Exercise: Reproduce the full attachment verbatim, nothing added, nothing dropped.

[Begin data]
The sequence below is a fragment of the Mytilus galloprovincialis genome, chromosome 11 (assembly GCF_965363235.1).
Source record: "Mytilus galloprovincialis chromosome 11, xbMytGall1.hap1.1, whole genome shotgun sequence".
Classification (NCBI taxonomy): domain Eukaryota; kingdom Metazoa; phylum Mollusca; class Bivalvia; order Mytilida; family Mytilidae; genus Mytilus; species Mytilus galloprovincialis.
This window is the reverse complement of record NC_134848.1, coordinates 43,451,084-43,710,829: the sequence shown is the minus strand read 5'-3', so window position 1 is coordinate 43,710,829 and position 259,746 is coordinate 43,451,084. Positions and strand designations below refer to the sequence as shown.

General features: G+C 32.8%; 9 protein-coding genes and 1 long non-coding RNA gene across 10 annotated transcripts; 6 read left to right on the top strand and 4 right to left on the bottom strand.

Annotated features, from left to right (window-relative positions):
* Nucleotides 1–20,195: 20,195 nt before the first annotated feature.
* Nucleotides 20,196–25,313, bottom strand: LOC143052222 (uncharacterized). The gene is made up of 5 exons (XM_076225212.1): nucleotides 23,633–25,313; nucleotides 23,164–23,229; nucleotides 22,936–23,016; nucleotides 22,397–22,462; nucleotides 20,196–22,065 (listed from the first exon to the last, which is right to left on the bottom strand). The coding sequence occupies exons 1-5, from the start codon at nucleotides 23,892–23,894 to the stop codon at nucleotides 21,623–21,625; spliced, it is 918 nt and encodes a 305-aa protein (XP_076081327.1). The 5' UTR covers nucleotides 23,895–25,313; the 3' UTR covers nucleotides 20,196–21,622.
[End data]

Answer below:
The sequence below is a fragment of the Mytilus galloprovincialis genome, chromosome 11 (assembly GCF_965363235.1).
Source record: "Mytilus galloprovincialis chromosome 11, xbMytGall1.hap1.1, whole genome shotgun sequence".
Classification (NCBI taxonomy): domain Eukaryota; kingdom Metazoa; phylum Mollusca; class Bivalvia; order Mytilida; family Mytilidae; genus Mytilus; species Mytilus galloprovincialis.
This window is the reverse complement of record NC_134848.1, coordinates 43,451,084-43,710,829: the sequence shown is the minus strand read 5'-3', so window position 1 is coordinate 43,710,829 and position 259,746 is coordinate 43,451,084. Positions and strand designations below refer to the sequence as shown.

General features: G+C 32.8%; 9 protein-coding genes and 1 long non-coding RNA gene across 10 annotated transcripts; 6 read left to right on the top strand and 4 right to left on the bottom strand.

Annotated features, from left to right (window-relative positions):
* Nucleotides 1–20,195: 20,195 nt before the first annotated feature.
* Nucleotides 20,196–25,313, bottom strand: LOC143052222 (uncharacterized). The gene is made up of 5 exons (XM_076225212.1): nucleotides 23,633–25,313; nucleotides 23,164–23,229; nucleotides 22,936–23,016; nucleotides 22,397–22,462; nucleotides 20,196–22,065 (listed from the first exon to the last, which is right to left on the bottom strand). The coding sequence occupies exons 1-5, from the start codon at nucleotides 23,892–23,894 to the stop codon at nucleotides 21,623–21,625; spliced, it is 918 nt and encodes a 305-aa protein (XP_076081327.1). The 5' UTR covers nucleotides 23,895–25,313; the 3' UTR covers nucleotides 20,196–21,622.